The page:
LOS ANGELES -- Just 15 months after launching, mobile dating app Tinder has already made 500 million matches, Chief Marketing Officer and Co-Founder Justin Mateen told CNET at the service's headquarters in West Hollywood on Friday.
Launched last September out of media conglomerate IAC's Hatch Labs, Tinder is a smartphone app for meeting new people, dates in particular, with the swipe of a finger. Swipe right on a photo to like someone and if he or she does the same, then you're a match and the two of you can start chatting. Otherwise swipe the other way to move on to an endless stream of potentially more appealing mates.
Coupled with a strategy of targeting cool college kids in cities around the world, this playful format has quickly made Tinder a go-to, daily habit for millions of young people. The service continues to stay mum on just how many people use it, but Mateen wasn't shy about talking about some of the app's other impressive stats.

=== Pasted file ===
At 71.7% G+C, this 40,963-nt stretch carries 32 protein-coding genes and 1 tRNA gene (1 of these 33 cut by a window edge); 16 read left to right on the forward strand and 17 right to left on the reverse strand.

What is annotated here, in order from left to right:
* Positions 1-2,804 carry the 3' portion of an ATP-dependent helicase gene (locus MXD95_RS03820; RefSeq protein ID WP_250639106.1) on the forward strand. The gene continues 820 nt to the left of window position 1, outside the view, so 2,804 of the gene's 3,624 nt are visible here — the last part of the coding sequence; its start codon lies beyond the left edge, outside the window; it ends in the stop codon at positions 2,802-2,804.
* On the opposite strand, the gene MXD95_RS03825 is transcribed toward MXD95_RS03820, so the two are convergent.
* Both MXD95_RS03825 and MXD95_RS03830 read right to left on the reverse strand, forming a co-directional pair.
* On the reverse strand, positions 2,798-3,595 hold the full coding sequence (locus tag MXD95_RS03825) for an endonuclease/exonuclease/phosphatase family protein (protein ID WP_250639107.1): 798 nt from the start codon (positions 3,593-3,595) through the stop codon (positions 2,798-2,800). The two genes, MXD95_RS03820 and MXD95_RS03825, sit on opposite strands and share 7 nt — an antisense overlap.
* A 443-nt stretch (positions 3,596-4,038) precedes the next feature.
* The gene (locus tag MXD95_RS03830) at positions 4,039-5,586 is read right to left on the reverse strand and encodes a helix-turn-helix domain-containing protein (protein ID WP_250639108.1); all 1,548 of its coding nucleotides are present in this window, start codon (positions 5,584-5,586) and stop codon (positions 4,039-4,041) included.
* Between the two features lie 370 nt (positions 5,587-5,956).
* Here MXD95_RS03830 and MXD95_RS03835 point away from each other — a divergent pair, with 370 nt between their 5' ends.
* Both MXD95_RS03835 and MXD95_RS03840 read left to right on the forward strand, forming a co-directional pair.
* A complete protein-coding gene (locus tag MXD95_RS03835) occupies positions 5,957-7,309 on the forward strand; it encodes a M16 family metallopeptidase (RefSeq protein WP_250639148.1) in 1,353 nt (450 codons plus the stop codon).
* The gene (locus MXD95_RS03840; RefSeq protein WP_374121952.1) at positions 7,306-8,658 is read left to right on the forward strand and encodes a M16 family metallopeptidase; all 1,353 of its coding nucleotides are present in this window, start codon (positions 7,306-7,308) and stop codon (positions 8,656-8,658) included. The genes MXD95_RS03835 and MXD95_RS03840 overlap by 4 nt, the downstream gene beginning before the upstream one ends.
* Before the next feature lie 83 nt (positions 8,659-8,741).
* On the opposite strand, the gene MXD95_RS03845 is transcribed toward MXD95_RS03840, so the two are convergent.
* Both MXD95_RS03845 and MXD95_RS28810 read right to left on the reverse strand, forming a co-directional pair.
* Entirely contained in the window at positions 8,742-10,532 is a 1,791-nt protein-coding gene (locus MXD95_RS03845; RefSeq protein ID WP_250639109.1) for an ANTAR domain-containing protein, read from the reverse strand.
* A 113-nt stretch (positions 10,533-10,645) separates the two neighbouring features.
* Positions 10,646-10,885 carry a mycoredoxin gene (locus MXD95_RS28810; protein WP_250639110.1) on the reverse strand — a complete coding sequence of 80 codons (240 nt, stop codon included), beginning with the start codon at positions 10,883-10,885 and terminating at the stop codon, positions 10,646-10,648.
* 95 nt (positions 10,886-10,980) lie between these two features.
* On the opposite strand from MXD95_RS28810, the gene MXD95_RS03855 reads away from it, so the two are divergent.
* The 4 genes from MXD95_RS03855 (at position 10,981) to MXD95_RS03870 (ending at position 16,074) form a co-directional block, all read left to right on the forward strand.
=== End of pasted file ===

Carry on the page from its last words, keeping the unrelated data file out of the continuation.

During peak hours, for instance, Tinder processes 50,000 requests per second. A request includes all Tinder actions like a log-in, photo upload, or swipe. Every day, there are 400 million profile ratings -- aka a swipe left or right. And, on average, the company makes 4.5 million matches per day. Tinder, which insists that it's less about dating and more about making connections romantic or otherwise, is also responsible for at least 100 marriages, CEO Sean Rad has said previously.
Perhaps most interesting, or troubling if you're a parent, is that teens have become one of Tinder's fastest growing audiences. Kids 13 to 17 years old represent around 7 percent of Tinder's population, Mateen said, and the segment is on the upswing. Young adults 18 to 24, meanwhile, are the largest bunch of Tinder users, representing 53 percent of the population. But the slightly more mature demo of 25- to 34-year-olds is also growing fast and stands at close to 32 percent of users, he said.
A subsidiary of Match.com-maker IAC, Tinder insists that its parent company is really just its largest investor. Independent or otherwise, Rad's and Mateen's mobile dating machination has, in just over a year, made its mark on pop culture by turning the Hot or Not fad into a mobile game with benefits.